“Loneliness is thought to be as harmful for our health as smoking 15 cigarettes a day – and according to Age UK there are 1.2 million older people in England who are chronically lonely,” said Laura Thacker and Gemma Holden, the two Community Navigator Coordinators for the Bristol-wide service.   “Connecting people with their community can give huge benefits to long-term health and wellbeing.   We hope that through our network of local community navigators we’ll be able to transform the lives of people who are currently feeling isolated from their own communities.”

Simone Davis, one of the service’s Community Navigators, said: “I’ve seen first-hand the devastating toll loneliness can have on older people, both physically and mentally.   But I’m looking forward to being part of a new service that will find and support people at an earlier stage.   I’ll be able to take time to find out what really matters to the people I’m working with.   We’ll work together to find ways to make it easier for them to get out and build their own networks of support.”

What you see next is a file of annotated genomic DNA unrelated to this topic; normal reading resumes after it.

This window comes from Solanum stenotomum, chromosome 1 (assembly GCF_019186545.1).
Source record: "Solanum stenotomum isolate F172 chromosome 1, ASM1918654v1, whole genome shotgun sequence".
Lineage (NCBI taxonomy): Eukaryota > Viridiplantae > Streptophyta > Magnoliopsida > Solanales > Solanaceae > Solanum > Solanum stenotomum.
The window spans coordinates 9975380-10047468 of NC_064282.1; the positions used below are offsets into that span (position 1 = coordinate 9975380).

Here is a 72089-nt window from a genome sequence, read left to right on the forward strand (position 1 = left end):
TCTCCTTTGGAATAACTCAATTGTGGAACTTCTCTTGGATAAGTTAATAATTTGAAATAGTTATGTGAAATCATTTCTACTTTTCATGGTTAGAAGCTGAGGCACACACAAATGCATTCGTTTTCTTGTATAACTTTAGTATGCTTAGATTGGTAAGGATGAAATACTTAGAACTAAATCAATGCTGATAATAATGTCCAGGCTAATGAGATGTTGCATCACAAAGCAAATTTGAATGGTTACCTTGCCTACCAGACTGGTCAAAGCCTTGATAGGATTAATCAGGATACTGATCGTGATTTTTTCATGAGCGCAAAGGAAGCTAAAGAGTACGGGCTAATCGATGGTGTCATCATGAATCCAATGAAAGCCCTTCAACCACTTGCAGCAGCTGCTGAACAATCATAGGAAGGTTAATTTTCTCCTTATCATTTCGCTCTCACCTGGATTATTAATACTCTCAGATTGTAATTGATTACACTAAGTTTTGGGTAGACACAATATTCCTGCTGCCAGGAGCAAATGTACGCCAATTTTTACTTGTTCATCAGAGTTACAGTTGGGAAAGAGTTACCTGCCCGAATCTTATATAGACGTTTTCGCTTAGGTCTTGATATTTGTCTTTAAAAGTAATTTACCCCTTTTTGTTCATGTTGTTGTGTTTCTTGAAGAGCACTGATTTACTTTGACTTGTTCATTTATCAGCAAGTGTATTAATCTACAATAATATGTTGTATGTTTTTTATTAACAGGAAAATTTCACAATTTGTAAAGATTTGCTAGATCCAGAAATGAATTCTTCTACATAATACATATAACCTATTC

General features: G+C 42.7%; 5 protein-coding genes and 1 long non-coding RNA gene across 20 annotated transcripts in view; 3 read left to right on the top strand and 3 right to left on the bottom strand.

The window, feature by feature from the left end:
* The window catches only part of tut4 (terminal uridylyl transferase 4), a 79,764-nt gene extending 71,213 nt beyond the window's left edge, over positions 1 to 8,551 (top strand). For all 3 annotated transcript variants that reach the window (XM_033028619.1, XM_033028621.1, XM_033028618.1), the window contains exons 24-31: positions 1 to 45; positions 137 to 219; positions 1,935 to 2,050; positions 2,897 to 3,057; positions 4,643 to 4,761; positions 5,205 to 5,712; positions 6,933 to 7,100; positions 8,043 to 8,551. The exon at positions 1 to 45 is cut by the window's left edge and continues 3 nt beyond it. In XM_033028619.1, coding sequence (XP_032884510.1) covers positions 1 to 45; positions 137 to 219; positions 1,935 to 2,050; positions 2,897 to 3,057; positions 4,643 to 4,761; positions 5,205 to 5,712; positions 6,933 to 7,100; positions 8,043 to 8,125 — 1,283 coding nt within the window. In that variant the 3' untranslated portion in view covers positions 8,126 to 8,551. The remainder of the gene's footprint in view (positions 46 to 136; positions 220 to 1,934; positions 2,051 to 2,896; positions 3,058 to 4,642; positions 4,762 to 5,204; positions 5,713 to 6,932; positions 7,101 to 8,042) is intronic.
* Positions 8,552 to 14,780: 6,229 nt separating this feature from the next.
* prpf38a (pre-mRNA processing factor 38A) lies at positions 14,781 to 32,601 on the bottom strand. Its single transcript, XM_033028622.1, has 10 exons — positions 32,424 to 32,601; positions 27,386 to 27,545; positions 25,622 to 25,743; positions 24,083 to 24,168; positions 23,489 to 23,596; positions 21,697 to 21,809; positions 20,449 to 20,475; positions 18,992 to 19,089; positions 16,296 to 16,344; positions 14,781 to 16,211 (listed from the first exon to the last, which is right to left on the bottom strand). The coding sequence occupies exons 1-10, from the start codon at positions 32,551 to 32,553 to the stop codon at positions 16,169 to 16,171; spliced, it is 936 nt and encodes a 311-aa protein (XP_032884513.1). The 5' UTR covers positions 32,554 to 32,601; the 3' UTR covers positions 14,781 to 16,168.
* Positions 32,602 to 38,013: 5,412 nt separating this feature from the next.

How to get support

If you are over 50 and you’re feeling lonely or isolated get in touch with Community Navigators Bristol.   You can also make a referral on behalf of someone you know.

  • North Bristol: contact Laura on 0117 9515751 or laura.t@northbristoladvice. org.uk
  • Central, East or South Bristol: contact Gemma on 0330 838 2588 (local rate number) or gemma.holden1@nhs.net.
  • Visit www.communitynavigators.org.uk

About the Community Navigators Bristol Partnership

Community Navigators Bristol is funded by Bristol Ageing Better, a programme dedicated to reducing isolation and loneliness among older people in Bristol.   It is run by a partnership of trusted local organisations combining their community expertise: Bristol Community Health and North Bristol Advice Centre (lead partners), Ambition Lawrence Weston, Avonmouth Community Centre, Barton Hill Settlement, The Care Forum, Shirehampton Community Action Forum, Southmead Development Trust and Southville Community Development Association.